Ark Anglers – July

Dear Friends,


Over the last ten days, the Arkansas River flows at Wellsville have dropped by 3000 cubic feet per second or 68%. An emerald ribbon again defines the contour of the valley, the raging, turbid maelstrom of snowmelt having run and receded and the peaks now suddenly and simply stone again. One could see this coming. Nevertheless, it has come quickly, all of us scrambling to prepare, the summer fishing season at hand.

This morning the birds began at 4:30. There was light in the east soon after. The cynic in me knows that the days are already growing shorter. The literalist, that the summer has just begun. Perhaps more importantly, at this moment of the year, the realist and the optimist find themselves in agreement, at least on one thing – the Arkansas River fishery is about to go nuts!

At first light this morning, the flow at Wellsville was 1450 cfs. Every tributary gauge was trending downward, though the slopes of most were beginning to curve towards the horizontal. The snowmelt has largely run its course, things are settling into summer. The flow in Hayden Meadows is 335 cfs; it’s about 700 cfs at Granite. The lower half of Bighorn Sheep Canyon remains murkier than the upper, but driving its length yesterday, I would have gladly stopped to fish anywhere from Parkdale up to Salida. Absent significant rains, currently not forecast for at least 12 days, the river now appears as it might in a dream. A very good dream.

Runoff is hard on our fishery. The steep gradient creates high current velocity and tremendous turbulence. The trout struggle with the great physical demands of this while mostly operating on an empty stomach. We were fortunate this year to have a mere 30 days of significant runoff. And thanks to strong hatches this spring, the fish went into the experience in very good condition. Now, hungry and unpressured, their wary instincts in remission, we find that the trout’s urge to feed outweighs its normal skepticism. Call it a seller’s market, the time of year when the largest fish can be found feeding in the most obvious spots.

Fortunate, too, is the fact that this hunger is met with a great surge of available food. Golden and yellow sally stoneflies are crawling to the edges of the river to emerge along the shoreline. The odd and evolving mixture of drakes are apt to be seen now as well. On the upper river, above the Lake Creek confluence, the high elevation emergence of the brachycentrus caddis is underway while in Bighorn Sheep Canyon our low light 4th of July caddis hatch should be gathering strength. The next weeks will see the addition of pale morning duns, tricos, still more caddis, and a diverse windfall of hoppers, beetles, and ants.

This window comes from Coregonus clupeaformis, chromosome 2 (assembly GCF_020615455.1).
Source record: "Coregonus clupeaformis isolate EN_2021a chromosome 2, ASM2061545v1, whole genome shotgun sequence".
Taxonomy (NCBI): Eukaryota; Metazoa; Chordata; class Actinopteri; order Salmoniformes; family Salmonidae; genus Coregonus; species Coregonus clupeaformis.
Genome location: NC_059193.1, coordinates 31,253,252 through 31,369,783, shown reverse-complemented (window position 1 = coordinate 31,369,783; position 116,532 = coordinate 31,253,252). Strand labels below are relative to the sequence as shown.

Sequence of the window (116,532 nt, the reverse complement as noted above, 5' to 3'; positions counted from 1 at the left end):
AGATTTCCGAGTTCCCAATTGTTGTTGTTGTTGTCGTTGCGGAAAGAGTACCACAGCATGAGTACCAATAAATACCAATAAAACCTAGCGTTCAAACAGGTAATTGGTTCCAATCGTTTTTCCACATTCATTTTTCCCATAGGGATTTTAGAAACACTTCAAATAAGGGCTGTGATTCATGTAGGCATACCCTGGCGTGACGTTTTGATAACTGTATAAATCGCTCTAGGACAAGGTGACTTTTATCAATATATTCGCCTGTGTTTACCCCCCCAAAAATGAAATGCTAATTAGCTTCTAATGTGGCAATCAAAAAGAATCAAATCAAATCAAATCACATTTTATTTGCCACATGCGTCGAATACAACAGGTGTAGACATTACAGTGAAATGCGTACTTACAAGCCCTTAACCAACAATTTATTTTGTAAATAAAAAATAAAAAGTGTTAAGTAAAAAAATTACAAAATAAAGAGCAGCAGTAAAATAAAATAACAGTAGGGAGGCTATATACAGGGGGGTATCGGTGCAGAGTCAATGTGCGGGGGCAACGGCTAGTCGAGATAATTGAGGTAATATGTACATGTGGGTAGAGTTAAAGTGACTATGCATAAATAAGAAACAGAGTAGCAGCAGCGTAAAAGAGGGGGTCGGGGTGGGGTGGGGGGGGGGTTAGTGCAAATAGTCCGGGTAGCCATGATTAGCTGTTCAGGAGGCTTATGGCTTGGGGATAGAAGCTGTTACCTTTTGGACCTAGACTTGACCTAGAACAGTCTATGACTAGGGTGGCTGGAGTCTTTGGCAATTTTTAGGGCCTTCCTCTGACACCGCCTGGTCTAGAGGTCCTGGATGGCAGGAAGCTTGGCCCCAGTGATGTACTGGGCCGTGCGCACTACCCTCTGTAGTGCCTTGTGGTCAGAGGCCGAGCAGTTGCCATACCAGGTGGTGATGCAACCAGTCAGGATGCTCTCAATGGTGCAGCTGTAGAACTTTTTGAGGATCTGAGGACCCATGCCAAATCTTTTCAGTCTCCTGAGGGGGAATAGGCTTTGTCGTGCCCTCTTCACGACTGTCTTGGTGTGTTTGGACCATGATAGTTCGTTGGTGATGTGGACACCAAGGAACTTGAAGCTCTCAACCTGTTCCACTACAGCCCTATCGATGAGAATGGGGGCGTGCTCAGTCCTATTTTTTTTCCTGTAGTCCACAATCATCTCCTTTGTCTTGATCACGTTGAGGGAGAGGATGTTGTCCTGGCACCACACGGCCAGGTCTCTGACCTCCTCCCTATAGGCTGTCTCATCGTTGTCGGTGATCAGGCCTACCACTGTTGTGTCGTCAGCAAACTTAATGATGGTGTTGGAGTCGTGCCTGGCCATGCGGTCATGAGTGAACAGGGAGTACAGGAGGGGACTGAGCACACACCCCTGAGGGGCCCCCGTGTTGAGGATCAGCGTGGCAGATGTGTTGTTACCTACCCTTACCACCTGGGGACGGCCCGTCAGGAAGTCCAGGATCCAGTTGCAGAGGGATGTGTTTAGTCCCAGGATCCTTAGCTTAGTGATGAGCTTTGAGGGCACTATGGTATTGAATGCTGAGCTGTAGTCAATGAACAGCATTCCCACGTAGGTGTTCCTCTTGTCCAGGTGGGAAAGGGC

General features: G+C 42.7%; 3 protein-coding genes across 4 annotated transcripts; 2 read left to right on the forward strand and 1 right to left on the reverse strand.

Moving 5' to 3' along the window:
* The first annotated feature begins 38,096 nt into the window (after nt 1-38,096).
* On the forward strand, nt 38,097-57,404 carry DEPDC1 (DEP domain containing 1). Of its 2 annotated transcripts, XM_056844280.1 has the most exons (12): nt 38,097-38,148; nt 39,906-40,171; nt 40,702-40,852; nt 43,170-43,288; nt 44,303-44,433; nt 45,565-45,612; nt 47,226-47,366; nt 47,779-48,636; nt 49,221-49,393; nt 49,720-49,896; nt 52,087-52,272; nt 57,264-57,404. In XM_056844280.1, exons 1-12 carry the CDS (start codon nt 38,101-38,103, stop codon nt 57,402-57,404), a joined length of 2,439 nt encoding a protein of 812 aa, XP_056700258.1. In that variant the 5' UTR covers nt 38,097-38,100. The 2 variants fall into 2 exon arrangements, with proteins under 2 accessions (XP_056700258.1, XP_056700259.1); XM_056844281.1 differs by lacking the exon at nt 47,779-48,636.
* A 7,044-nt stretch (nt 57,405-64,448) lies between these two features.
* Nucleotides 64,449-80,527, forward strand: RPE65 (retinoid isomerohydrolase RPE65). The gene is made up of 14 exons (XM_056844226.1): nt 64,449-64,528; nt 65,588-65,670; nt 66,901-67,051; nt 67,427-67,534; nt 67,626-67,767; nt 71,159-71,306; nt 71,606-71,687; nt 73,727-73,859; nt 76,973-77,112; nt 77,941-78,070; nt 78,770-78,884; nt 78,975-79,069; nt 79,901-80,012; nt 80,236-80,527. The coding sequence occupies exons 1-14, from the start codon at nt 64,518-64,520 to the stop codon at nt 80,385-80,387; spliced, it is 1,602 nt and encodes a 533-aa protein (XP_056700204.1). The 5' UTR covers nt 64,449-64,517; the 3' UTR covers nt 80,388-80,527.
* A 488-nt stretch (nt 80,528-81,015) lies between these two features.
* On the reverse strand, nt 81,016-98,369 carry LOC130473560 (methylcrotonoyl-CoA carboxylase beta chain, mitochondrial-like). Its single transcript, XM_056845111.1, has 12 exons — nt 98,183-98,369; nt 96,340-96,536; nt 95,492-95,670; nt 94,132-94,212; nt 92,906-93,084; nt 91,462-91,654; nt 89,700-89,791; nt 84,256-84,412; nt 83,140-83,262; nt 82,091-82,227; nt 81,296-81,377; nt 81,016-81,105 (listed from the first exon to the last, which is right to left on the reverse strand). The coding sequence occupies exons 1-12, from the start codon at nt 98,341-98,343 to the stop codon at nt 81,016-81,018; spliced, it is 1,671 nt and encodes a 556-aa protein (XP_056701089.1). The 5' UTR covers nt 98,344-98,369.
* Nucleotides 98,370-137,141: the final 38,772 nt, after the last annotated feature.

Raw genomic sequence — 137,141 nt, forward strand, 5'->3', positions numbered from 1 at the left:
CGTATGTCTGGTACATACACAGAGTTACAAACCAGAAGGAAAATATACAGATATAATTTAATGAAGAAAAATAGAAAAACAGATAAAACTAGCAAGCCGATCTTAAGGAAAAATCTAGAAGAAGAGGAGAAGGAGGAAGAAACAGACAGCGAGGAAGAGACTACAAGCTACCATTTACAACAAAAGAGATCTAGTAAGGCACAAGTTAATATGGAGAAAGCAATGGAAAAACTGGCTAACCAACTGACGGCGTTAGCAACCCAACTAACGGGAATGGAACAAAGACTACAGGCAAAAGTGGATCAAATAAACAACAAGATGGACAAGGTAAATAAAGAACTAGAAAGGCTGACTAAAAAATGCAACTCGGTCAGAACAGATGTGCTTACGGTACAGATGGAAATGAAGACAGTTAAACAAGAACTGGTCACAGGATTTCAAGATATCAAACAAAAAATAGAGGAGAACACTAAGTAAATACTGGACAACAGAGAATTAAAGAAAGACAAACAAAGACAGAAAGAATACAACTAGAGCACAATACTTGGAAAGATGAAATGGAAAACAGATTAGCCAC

At current flows, most fish will still be holding to the edges of the river, escaping the exertion of fighting the current. This makes them easy to locate, from a boat or on foot, and creates a competitive feeding environment as well. As the flows slowly recede over the course of July, additional habitat will become incrementally available, allowing the fish to disperse off the shoreline and away from one another. Wading will become easier and the character of the riverbed will become simpler to read and to fish.

There is no perfect moment to fish the Arkansas River. The many elements of the experience combine differently each day and each year and in each location along the river’s hundred miles of Gold Medal water. As important as the natural processes and components at work along the river corridor are those forces at work within ourselves. Far beyond my expertise, I would simply say of them that good or bad, all things that meet us in life, that demand our attention and thought, are better considered from a boat or knee-deep in a river, or better yet, in that glow and peace that comes after. I wish such moments for all of you in the weeks and months ahead.


Greg Felt


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